Occasionally, when I am writing a review, I'll notice that the OP's code has a small typo in it that renders that part of their code broken.

Should I stop, delete my review, and leave them a comment saying that their code is broken (and possibly a line number and error message, too)? Or, should I continue the review?

I'm not quite sure where I read this, but one time I read on meta that it was okay if a bug is found in your own post, because originally the code was working to the best of your knowledge.

However, I have no way of knowing if the OP is lying just to get a review.

Here is an example where I have seen someone continue their review.

  • \$\begingroup\$ This is a duplicate of something. This has been discussed on meta before (I'm just not sure where right now...) \$\endgroup\$
    – nhgrif
    Aug 3, 2015 at 19:28
  • \$\begingroup\$ @nhgrif I figured that it was a duplicate, too, but I couldn't find it either. I was hoping someone could find it, and maybe point me in the right direction. \$\endgroup\$
    – SirPython
    Aug 3, 2015 at 19:29
  • \$\begingroup\$ It's only partially duplicate. This question specifically asks what should be done while part/most of the review is already written. Should one post it anyway or delete it? \$\endgroup\$
    – Mast Mod
    Aug 3, 2015 at 19:31

1 Answer 1


If you've already written part of the review, then don't delete it. You've worked on it, and your effort should not be wasted.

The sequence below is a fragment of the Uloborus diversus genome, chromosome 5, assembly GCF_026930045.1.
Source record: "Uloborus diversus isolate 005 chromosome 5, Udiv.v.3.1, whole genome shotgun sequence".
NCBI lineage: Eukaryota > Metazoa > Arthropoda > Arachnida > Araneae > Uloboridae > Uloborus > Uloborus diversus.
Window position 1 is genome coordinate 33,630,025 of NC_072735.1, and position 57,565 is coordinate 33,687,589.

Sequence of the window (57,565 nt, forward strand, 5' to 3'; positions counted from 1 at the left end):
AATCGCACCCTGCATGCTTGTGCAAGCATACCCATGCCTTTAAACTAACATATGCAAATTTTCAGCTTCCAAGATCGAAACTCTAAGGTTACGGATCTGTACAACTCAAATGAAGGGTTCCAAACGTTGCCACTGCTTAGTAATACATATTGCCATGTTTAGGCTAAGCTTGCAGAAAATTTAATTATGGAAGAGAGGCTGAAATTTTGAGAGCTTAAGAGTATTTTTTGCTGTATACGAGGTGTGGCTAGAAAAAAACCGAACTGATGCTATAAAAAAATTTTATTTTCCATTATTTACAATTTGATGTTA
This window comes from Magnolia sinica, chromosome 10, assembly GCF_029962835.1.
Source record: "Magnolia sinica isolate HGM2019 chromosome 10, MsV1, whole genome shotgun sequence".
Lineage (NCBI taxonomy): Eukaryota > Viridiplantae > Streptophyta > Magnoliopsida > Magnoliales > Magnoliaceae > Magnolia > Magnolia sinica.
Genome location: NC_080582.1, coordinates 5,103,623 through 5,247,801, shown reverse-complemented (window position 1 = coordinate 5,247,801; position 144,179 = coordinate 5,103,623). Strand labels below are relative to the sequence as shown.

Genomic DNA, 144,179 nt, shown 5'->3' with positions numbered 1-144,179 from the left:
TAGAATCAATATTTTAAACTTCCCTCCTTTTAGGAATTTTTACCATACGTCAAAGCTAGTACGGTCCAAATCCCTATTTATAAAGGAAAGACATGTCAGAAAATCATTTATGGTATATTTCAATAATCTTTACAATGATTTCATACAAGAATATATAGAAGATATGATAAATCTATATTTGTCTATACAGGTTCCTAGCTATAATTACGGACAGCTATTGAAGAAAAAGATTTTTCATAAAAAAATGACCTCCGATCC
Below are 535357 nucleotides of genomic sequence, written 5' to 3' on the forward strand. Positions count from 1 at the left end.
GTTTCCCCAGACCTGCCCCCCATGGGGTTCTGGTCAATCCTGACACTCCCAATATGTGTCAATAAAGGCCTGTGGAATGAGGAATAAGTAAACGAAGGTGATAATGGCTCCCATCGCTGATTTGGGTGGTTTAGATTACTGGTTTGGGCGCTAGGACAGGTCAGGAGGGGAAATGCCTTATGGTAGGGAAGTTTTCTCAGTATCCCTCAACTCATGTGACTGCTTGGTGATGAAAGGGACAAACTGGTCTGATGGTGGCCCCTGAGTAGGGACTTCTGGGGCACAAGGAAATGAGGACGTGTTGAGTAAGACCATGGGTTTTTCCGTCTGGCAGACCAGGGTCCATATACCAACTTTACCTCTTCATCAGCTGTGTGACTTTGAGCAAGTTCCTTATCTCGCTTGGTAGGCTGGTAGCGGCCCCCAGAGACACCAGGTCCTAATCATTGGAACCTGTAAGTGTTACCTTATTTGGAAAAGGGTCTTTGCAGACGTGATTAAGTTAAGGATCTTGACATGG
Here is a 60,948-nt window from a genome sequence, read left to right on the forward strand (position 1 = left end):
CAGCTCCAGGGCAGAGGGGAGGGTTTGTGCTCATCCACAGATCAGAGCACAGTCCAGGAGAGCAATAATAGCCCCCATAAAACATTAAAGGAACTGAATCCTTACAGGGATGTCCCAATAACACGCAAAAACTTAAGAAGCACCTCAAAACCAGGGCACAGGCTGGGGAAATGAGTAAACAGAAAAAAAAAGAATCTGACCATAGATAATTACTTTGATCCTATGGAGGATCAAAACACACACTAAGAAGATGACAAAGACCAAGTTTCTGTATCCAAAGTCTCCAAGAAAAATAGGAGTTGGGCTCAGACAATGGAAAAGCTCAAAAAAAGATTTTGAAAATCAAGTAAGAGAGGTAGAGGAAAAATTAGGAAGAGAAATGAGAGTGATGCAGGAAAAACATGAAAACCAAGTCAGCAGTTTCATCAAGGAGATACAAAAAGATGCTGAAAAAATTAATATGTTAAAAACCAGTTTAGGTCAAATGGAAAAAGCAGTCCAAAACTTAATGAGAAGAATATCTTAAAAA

If you haven't written anything yet, then:

  • If it looks like a simple typo, then:

    • If you're 100% sure of the fix, then just fix it, for everyone's sake
      • I do mean 100%. See the comment by @200_success: exercise extreme caution here
    • If you're not 100% sure of the fix, then leave a comment, and maybe somebody else can fix

    If the code looks legitimate, you can go ahead and review.

  • If the bug is blatantly obvious, then the question doesn't look legitimate, and it's best to vote to close, and probably downvote too

  • As @200_success suggested in his comment: "If the intended code is not 100% obvious, then nobody should edit in the fix; you should write a comment instead."

Keep in mind that having bugs is "perfectly normal" in software construction. And that's one of the big reasons to perform code reviews in software development in real life: several studies show that even single-line changes have a surprisingly high error rate.

Whenever you commit something to version control, you're probably pretty sure the code is bug-free. (Right?) But in reality, it's very often not. It's not surprising that askers miss some bugs too.

The example question you posted had an obvious typo. But legitimate posts with fairly complex hidden bugs are not uncommon. So it comes as no surprise that at the end of last year we even had a Best of Code Review 2014 - Exterminator category:

Answer that points out the most interesting obscure bug in the original code.

  • 1
    \$\begingroup\$ I recommend extreme caution when "fixing simple typos", especially ones that would certainly cause a compiler error. They are likely indicators that the code is hypothetical or that the author has not tested the code at all. Also, if the intended code is not 100.0% obvious, then nobody should edit in the fix; you should write a comment instead. \$\endgroup\$ Aug 4, 2015 at 7:51
  • \$\begingroup\$ Thanks 200, I incorporated your comment in the answer. Also feel free to further improve. \$\endgroup\$
    – janos
    Aug 4, 2015 at 8:44

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